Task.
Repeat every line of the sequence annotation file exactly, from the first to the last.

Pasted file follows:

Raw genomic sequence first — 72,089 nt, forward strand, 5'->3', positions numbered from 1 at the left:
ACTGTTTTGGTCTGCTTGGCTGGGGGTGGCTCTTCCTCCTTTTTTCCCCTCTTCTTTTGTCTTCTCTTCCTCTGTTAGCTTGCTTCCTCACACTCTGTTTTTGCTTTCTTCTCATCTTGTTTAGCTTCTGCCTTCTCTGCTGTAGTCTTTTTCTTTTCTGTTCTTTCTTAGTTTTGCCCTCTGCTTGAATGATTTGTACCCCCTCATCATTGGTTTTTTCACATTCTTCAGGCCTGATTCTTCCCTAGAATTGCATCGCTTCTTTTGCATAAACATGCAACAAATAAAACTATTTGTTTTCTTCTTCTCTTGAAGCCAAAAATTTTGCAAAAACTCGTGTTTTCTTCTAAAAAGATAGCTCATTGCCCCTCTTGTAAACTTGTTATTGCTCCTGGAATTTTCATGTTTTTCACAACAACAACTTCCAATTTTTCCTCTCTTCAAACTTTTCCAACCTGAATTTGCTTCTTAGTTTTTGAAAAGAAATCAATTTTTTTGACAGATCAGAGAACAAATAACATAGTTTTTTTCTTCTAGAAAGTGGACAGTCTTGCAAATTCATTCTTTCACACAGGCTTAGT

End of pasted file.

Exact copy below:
Raw genomic sequence first — 72,089 nt, forward strand, 5'->3', positions numbered from 1 at the left:
ACTGTTTTGGTCTGCTTGGCTGGGGGTGGCTCTTCCTCCTTTTTTCCCCTCTTCTTTTGTCTTCTCTTCCTCTGTTAGCTTGCTTCCTCACACTCTGTTTTTGCTTTCTTCTCATCTTGTTTAGCTTCTGCCTTCTCTGCTGTAGTCTTTTTCTTTTCTGTTCTTTCTTAGTTTTGCCCTCTGCTTGAATGATTTGTACCCCCTCATCATTGGTTTTTTCACATTCTTCAGGCCTGATTCTTCCCTAGAATTGCATCGCTTCTTTTGCATAAACATGCAACAAATAAAACTATTTGTTTTCTTCTTCTCTTGAAGCCAAAAATTTTGCAAAAACTCGTGTTTTCTTCTAAAAAGATAGCTCATTGCCCCTCTTGTAAACTTGTTATTGCTCCTGGAATTTTCATGTTTTTCACAACAACAACTTCCAATTTTTCCTCTCTTCAAACTTTTCCAACCTGAATTTGCTTCTTAGTTTTTGAAAAGAAATCAATTTTTTTGACAGATCAGAGAACAAATAACATAGTTTTTTTCTTCTAGAAAGTGGACAGTCTTGCAAATTCATTCTTTCACACAGGCTTAGT